Paragonix Technologies has announced that it has successfully completed filing of a 510(k) Pre-market notification with the US Food and Drug Administration (FDA) for its Sherpa Perfusion cardiac transport system. This represents the fourth pre-market application for the company’s Sherpa family of organ preservation and transport technologies. The Sherpa Perfusion cardiac transport system is intended to be used for either hypothermic static preservation or oxygenated perfusion preservation of hearts during transportation and eventual transplantation into a recipient using cold storage solutions indicated for use with the heart. The intended organ storage time for the Sherpa Perfusion cardiac transport system is up to four hours.
This announcement follows the recent clearances of several Pre-Marketing Notifications (510(k)) with the US Food and Drug Administration (FDA) for the Paragonix Sherpa Pak transporter systems. The Sherpa Pak transport systems are indicated for the static hypothermic preservation of organs during transportation and eventual transplantation into a recipient.
William Edelman, chairman and chief executive officer, for Paragonix comments, “Following our recent Sherpa pre-market clearances granted by FDA for both heart and kidney storage and transport, and the positive responses we have received from the clinical community for the Sherpa portfolio of organ transport products, we are pleased to have filed a 510(k) Pre-market Notification with the FDA for the Sherpa Perfusion cardiac transport system.”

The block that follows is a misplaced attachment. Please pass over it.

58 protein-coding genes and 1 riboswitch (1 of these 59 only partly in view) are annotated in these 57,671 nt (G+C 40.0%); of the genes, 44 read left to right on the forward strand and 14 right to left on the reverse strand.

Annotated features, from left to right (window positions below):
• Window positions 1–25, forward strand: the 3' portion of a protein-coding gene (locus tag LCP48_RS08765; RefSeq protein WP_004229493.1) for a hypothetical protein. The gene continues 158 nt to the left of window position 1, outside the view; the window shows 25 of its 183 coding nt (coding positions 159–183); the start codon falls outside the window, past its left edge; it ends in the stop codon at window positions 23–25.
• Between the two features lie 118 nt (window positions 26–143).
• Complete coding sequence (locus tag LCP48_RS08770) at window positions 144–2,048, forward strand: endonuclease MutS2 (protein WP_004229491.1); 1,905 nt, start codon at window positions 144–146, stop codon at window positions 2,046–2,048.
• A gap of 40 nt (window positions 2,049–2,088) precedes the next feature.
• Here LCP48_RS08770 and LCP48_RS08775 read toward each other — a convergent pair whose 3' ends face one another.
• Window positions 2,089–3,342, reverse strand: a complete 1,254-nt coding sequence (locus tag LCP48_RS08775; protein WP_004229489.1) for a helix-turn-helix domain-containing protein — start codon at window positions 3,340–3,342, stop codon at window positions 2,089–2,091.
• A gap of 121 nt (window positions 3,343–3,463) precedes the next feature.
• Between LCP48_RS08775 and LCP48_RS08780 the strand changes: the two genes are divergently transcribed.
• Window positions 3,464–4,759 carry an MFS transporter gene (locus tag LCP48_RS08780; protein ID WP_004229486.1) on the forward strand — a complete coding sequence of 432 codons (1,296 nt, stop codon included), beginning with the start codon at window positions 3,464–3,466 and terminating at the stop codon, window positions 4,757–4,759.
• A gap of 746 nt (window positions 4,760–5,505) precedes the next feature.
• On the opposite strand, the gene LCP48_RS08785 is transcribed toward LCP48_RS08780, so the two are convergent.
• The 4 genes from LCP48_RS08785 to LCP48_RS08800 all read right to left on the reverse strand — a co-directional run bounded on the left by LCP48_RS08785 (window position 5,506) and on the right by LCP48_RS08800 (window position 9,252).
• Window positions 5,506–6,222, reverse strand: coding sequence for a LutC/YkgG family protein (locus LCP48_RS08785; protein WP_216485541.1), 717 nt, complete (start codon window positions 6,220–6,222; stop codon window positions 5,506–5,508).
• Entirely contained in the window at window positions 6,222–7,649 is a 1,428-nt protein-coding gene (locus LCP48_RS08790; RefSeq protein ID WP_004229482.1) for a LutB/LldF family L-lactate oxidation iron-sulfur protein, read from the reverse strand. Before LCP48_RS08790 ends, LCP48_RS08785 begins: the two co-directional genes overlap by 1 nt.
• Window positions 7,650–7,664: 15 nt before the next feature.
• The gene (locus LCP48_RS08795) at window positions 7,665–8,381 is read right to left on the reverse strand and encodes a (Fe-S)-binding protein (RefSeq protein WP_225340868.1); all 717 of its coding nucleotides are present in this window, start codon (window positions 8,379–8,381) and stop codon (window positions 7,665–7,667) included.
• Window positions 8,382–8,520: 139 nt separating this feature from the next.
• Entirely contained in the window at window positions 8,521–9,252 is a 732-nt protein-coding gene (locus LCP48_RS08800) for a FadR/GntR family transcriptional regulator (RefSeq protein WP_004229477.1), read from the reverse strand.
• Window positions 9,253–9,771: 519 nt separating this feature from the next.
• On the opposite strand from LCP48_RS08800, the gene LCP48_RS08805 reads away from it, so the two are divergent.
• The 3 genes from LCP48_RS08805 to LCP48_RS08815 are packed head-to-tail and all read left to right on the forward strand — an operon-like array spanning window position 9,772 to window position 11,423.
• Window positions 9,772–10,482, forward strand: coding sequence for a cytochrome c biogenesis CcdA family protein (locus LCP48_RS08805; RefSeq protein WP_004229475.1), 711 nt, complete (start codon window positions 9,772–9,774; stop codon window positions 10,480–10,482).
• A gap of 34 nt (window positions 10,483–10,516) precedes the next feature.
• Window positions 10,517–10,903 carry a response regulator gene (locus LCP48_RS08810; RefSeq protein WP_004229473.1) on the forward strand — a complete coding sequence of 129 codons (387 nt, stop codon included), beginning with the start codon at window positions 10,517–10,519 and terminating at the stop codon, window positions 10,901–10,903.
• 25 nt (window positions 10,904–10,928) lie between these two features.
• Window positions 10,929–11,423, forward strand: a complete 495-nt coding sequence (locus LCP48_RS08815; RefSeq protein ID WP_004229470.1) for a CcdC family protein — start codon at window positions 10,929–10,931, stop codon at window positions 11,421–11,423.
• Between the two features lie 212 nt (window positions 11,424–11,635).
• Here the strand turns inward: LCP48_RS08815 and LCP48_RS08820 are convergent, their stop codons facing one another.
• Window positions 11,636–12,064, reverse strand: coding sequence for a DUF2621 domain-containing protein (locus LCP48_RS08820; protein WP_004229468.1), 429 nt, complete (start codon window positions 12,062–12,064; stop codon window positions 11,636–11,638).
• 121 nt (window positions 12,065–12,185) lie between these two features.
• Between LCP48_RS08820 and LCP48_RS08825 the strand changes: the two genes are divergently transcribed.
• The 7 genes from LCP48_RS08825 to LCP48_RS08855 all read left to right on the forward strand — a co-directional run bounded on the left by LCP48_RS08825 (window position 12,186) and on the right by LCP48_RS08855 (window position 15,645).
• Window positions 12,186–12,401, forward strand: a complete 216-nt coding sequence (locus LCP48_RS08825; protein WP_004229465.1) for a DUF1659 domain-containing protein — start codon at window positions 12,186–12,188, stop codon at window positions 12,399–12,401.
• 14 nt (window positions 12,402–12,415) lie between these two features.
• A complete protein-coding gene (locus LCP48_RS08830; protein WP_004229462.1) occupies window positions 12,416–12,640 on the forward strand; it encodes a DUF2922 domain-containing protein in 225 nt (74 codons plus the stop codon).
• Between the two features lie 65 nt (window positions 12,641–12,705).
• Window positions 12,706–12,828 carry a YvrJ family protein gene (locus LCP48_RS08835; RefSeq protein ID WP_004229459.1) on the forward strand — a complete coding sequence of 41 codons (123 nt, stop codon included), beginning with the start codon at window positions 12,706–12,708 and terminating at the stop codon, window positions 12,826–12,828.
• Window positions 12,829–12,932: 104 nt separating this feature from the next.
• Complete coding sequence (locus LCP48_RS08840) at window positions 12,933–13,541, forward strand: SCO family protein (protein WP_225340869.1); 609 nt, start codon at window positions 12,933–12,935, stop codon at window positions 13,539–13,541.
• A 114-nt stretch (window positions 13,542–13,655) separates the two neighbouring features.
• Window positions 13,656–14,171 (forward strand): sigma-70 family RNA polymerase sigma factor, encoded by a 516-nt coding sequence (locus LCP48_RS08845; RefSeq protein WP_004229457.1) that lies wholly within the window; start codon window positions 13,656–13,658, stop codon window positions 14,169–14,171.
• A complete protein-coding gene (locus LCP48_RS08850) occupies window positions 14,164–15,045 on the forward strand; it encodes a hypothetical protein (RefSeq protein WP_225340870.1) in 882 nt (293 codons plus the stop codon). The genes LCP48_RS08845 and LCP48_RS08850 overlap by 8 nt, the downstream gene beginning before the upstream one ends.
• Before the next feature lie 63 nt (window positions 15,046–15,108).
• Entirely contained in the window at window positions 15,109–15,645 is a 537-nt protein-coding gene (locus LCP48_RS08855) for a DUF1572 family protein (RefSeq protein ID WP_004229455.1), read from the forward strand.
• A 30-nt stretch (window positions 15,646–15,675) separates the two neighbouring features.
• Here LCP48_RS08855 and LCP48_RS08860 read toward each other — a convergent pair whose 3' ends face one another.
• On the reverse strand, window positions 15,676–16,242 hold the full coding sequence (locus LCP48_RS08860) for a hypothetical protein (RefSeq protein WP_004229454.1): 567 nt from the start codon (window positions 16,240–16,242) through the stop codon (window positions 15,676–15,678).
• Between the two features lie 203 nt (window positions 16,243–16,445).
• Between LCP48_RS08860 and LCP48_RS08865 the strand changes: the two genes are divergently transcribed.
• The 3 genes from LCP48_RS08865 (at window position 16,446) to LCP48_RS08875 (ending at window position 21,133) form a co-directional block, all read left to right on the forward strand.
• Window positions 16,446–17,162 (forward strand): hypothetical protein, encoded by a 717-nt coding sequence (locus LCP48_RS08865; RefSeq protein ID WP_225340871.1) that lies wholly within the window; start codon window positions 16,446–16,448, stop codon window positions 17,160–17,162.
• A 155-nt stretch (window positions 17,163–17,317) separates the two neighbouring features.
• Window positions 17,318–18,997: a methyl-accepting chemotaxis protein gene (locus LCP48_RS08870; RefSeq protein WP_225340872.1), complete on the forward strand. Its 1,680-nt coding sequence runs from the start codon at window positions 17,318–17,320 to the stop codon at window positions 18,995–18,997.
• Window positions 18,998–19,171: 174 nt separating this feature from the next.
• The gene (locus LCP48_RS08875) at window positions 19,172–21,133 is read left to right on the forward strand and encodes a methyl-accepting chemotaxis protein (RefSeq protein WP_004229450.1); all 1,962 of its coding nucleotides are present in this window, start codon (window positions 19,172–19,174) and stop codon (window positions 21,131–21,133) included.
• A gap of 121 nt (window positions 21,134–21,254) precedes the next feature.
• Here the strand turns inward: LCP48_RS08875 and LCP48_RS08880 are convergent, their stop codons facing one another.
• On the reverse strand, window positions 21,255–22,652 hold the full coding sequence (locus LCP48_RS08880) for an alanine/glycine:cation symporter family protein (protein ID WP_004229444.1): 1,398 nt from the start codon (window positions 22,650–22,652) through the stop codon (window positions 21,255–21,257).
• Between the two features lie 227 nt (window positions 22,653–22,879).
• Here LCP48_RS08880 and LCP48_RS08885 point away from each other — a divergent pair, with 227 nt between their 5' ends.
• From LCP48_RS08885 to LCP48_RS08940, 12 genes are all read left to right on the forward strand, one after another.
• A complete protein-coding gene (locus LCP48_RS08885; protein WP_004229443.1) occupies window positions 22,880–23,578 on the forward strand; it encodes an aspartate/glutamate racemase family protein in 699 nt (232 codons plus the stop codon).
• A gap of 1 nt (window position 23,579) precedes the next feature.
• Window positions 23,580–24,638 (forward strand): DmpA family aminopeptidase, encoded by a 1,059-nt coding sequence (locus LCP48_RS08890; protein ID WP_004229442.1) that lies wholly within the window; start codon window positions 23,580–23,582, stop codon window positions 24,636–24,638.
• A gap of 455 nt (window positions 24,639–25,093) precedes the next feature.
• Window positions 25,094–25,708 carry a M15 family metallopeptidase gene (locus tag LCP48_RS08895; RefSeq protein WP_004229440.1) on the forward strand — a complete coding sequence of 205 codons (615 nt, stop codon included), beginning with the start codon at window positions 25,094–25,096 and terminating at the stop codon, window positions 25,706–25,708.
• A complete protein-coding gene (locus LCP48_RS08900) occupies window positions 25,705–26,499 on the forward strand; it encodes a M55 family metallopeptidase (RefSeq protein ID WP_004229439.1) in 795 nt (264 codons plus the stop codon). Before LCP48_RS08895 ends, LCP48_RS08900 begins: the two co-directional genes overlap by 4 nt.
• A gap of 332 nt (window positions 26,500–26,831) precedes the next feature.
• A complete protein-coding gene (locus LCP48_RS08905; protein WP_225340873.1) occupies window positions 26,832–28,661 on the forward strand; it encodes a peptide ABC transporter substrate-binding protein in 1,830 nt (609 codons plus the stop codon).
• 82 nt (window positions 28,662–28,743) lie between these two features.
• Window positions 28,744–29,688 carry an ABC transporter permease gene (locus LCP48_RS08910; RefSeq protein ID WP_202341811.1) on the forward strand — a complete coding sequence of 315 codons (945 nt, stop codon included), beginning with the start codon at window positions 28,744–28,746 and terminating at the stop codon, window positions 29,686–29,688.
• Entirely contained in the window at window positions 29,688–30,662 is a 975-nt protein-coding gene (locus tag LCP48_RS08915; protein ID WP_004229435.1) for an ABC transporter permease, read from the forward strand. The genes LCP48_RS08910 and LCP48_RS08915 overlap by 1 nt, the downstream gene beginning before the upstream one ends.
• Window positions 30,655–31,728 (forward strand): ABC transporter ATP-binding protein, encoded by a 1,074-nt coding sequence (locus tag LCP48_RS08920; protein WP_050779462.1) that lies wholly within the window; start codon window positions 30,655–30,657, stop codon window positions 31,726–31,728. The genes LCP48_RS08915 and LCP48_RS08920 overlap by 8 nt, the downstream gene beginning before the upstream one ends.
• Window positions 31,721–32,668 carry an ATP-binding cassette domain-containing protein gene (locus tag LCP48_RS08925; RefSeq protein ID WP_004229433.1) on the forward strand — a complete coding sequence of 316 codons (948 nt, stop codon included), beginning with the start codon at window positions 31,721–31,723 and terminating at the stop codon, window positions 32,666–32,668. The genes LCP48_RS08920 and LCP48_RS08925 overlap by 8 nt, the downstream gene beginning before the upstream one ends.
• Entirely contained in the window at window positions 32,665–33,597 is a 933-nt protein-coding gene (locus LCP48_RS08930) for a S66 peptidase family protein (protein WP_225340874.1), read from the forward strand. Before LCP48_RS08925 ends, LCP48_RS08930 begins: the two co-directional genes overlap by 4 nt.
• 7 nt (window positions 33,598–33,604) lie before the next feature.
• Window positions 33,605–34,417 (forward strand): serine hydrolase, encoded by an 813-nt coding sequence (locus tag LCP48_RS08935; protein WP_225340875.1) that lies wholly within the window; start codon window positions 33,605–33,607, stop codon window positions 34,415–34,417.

Len Golding, chief medical officer for Paragonix Technologies, and retired consultant staff in the Department of Biomedical Engineering at the Cleveland Clinic, comments, “I believe that the clinical advantages of the Sherpa Perfusion cardiac transport system include its ease-of-use, systematisation of organ recovery and preservation process, and the lack of expensive capital equipment necessary to perform its function. I have devoted an important part of my career to finding solutions for organ preservation and transport as they are in short supply world-wide.”